GREEN, Thomas Hill (Green Thomas Hill)( English philosopher, the representative of neo-Hegelianism.)
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Biography GREEN, Thomas Hill (Green Thomas Hill)
Born April 7, 1836 in Berkin (Yorkshire). The son of an Anglican priest. He was educated at Rugby and at Balliol College, Oxford University, which later was a researcher and a mentor (from 1860 to 1878). In 1878 he was elected professor of moral philosophy, and held that post until his premature death in Oxford, March 26, 1882. Green was the most influential teacher in Oxford, and perhaps in all of England, in the last quarter of the 19.
Thanks to Green empiricism of Hume and Mill and Spencer naturalism gave way to interest in the absolute idealism, based on the ideas of Kant and Hegel. According to Hume, as consciousness and nature, as they are knowable by human reason, are composed of a series of isolated sensations and images. For Spencer, consciousness is a byproduct of the evolution of body. Green criticized one or the other position, . arguing in the Kantian manner, . that nature (in the form, . as we know it) involves a clear ordered spatial, . temporal and logical relations and the source of such relations can only be the human mind,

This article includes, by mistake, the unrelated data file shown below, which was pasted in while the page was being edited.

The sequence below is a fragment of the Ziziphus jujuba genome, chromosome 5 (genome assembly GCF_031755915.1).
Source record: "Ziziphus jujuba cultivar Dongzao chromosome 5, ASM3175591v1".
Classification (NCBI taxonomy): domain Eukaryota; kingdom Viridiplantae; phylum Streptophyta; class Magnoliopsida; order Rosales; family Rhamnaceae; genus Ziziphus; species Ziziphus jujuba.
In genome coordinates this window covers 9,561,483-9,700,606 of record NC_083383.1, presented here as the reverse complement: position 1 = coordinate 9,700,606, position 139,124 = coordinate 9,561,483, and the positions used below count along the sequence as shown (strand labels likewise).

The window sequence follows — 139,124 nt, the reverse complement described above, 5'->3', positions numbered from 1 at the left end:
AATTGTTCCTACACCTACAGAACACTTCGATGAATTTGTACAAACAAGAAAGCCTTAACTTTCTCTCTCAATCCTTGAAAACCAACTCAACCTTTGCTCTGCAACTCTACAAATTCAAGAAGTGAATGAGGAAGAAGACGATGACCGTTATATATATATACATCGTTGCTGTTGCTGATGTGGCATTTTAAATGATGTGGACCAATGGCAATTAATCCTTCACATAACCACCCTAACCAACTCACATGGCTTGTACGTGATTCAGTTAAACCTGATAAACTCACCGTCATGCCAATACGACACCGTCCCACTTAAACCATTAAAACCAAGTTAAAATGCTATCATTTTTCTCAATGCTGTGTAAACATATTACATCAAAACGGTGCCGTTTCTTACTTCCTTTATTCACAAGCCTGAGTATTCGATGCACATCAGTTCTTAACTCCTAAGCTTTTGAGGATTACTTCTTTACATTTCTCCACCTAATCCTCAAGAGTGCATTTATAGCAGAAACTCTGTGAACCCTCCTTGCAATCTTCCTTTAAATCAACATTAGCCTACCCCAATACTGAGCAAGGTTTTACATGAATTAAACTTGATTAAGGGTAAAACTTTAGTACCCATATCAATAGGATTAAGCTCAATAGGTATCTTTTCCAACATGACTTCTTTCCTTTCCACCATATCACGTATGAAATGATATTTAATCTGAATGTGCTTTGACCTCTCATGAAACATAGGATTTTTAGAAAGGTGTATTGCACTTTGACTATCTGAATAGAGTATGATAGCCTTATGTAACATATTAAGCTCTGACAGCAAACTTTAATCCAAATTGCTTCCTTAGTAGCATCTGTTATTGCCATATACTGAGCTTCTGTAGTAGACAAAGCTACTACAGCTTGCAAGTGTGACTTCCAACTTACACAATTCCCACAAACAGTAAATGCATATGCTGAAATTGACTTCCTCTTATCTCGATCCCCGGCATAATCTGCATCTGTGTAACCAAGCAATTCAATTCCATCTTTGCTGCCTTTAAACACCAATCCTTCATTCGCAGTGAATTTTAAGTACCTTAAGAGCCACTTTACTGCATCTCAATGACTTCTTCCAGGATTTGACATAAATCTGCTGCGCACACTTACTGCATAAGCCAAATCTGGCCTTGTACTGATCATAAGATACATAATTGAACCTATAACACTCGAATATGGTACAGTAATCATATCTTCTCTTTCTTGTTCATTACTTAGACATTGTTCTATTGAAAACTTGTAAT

. Thus, the mind, not as a byproduct of nature, in favor of its source and an organizer, and understanding of the world occurs when a person should respond to its questions in a reasonable start, or 'spiritual principle in nature'. Nature is a revelation of God's understanding is always partial, but growing.
This philosophy lies at the basis of ethics and political theory of Green's. The good life consists in the implementation of human potentialities, a return to the True Self, not focused on the needs of today, but the pursuit of the benefits that reason endorsed by virtue of their dignity and enduring value. The basis of political obligation is, according to Greene, the notion of 'general will'. Our commitment to the state based on the fact that the state serves as a means of implementing the common good. Our rights in respect of other people based on the fact that only the recognition of these rights can help in achieving the objectives set and us, and others. Among the most important works of Green - posthumously published Prolegomena to Ethics (Prolegomena to Ethics, 1883) and Lectures on the principles of political obligation (Lectures on the Principles of Political Obligation, 1901).